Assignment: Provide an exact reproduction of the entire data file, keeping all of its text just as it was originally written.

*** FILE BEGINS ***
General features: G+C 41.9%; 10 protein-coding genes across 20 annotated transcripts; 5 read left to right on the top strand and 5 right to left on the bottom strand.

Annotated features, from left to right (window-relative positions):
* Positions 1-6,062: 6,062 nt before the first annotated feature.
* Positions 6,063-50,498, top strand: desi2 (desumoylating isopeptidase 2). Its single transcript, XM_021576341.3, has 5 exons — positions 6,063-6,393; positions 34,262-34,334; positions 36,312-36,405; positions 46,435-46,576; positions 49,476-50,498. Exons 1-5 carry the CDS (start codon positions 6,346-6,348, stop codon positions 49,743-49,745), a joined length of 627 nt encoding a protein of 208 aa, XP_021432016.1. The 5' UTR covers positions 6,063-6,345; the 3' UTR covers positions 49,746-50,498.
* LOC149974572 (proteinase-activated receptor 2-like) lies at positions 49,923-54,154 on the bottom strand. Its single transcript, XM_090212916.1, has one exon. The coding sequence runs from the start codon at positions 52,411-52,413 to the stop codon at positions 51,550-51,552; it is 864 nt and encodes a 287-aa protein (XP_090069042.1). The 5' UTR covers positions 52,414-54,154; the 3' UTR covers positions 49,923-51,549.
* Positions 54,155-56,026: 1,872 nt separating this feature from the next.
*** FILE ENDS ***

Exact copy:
General features: G+C 41.9%; 10 protein-coding genes across 20 annotated transcripts; 5 read left to right on the top strand and 5 right to left on the bottom strand.

Annotated features, from left to right (window-relative positions):
* Positions 1-6,062: 6,062 nt before the first annotated feature.
* Positions 6,063-50,498, top strand: desi2 (desumoylating isopeptidase 2). Its single transcript, XM_021576341.3, has 5 exons — positions 6,063-6,393; positions 34,262-34,334; positions 36,312-36,405; positions 46,435-46,576; positions 49,476-50,498. Exons 1-5 carry the CDS (start codon positions 6,346-6,348, stop codon positions 49,743-49,745), a joined length of 627 nt encoding a protein of 208 aa, XP_021432016.1. The 5' UTR covers positions 6,063-6,345; the 3' UTR covers positions 49,746-50,498.
* LOC149974572 (proteinase-activated receptor 2-like) lies at positions 49,923-54,154 on the bottom strand. Its single transcript, XM_090212916.1, has one exon. The coding sequence runs from the start codon at positions 52,411-52,413 to the stop codon at positions 51,550-51,552; it is 864 nt and encodes a 287-aa protein (XP_090069042.1). The 5' UTR covers positions 52,414-54,154; the 3' UTR covers positions 49,923-51,549.
* Positions 54,155-56,026: 1,872 nt separating this feature from the next.